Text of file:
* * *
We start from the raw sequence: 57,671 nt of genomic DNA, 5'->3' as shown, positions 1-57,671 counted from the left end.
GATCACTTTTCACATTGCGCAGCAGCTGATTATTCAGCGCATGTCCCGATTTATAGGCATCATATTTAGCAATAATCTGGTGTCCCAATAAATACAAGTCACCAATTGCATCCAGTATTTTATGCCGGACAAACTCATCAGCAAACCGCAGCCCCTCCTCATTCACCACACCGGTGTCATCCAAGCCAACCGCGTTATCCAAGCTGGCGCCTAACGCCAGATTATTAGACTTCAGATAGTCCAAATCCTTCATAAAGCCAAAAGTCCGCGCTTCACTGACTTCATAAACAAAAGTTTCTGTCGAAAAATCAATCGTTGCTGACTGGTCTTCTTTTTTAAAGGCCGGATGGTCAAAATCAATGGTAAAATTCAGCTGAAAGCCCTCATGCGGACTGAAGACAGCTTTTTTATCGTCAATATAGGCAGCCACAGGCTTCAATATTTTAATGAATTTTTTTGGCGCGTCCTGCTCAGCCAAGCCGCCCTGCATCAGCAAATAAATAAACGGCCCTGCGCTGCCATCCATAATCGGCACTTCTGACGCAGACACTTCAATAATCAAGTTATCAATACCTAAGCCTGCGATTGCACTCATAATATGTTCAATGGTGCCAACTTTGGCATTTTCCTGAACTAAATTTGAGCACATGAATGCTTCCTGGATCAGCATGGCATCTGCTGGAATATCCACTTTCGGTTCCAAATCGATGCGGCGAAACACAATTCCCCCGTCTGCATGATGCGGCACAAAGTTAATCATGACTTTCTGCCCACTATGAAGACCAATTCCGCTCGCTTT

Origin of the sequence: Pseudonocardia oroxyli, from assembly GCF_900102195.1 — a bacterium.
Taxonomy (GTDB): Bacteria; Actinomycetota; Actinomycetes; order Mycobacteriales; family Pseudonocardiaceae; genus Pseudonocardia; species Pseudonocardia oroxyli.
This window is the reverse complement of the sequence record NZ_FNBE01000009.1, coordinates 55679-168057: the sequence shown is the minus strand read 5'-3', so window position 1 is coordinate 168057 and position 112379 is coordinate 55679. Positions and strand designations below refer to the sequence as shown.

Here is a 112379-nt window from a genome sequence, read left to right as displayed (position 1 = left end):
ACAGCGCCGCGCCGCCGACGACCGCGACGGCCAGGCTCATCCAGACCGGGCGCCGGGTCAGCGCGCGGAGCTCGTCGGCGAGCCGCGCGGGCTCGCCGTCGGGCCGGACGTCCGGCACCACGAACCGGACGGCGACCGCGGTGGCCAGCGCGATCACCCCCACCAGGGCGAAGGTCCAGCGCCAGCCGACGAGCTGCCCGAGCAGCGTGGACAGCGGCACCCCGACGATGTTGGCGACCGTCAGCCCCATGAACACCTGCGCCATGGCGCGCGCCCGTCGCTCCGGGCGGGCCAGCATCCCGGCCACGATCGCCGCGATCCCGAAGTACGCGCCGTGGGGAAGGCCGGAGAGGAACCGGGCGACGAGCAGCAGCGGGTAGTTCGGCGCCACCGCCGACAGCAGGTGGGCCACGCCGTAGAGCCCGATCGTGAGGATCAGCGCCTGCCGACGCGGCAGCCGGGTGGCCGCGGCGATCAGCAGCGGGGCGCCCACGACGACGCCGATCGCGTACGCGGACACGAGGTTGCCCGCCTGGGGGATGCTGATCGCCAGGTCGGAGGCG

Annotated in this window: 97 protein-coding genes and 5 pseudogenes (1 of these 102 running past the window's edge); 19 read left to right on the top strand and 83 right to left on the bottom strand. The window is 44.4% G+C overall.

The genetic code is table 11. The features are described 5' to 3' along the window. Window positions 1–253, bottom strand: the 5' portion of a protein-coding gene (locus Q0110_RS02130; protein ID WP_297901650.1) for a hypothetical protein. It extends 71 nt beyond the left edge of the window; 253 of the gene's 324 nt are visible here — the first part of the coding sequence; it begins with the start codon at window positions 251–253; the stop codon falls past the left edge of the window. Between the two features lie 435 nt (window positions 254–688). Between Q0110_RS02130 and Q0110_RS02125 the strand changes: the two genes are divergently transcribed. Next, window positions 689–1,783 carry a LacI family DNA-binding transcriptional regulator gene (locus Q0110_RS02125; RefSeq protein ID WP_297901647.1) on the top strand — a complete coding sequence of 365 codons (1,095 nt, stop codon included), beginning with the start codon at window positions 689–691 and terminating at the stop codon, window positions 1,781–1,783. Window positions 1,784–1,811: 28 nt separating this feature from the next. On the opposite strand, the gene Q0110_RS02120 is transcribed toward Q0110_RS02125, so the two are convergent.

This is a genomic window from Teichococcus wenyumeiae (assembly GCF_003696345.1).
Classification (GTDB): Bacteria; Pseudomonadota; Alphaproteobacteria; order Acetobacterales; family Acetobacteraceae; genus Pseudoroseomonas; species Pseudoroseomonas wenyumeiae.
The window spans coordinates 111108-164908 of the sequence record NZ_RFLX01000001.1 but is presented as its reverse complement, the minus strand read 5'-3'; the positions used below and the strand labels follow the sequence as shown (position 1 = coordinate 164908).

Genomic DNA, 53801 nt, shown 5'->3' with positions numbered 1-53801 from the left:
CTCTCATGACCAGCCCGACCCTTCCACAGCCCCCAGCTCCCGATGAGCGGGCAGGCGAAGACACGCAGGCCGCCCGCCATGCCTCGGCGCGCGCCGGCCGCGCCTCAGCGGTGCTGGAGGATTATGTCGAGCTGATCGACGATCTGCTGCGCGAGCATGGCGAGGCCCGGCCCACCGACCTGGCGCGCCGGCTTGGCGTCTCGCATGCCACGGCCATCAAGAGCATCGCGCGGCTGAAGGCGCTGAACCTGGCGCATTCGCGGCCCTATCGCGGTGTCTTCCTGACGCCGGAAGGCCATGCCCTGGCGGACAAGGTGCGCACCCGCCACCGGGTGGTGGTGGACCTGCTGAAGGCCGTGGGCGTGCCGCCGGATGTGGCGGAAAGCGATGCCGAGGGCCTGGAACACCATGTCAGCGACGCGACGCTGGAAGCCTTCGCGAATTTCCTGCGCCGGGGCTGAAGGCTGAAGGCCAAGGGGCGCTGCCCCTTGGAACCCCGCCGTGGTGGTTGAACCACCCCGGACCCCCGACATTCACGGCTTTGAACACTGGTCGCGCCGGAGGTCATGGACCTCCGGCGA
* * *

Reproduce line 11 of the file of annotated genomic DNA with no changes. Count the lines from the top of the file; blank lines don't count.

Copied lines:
Classification (GTDB): Bacteria; Pseudomonadota; Alphaproteobacteria; order Acetobacterales; family Acetobacteraceae; genus Pseudoroseomonas; species Pseudoroseomonas wenyumeiae.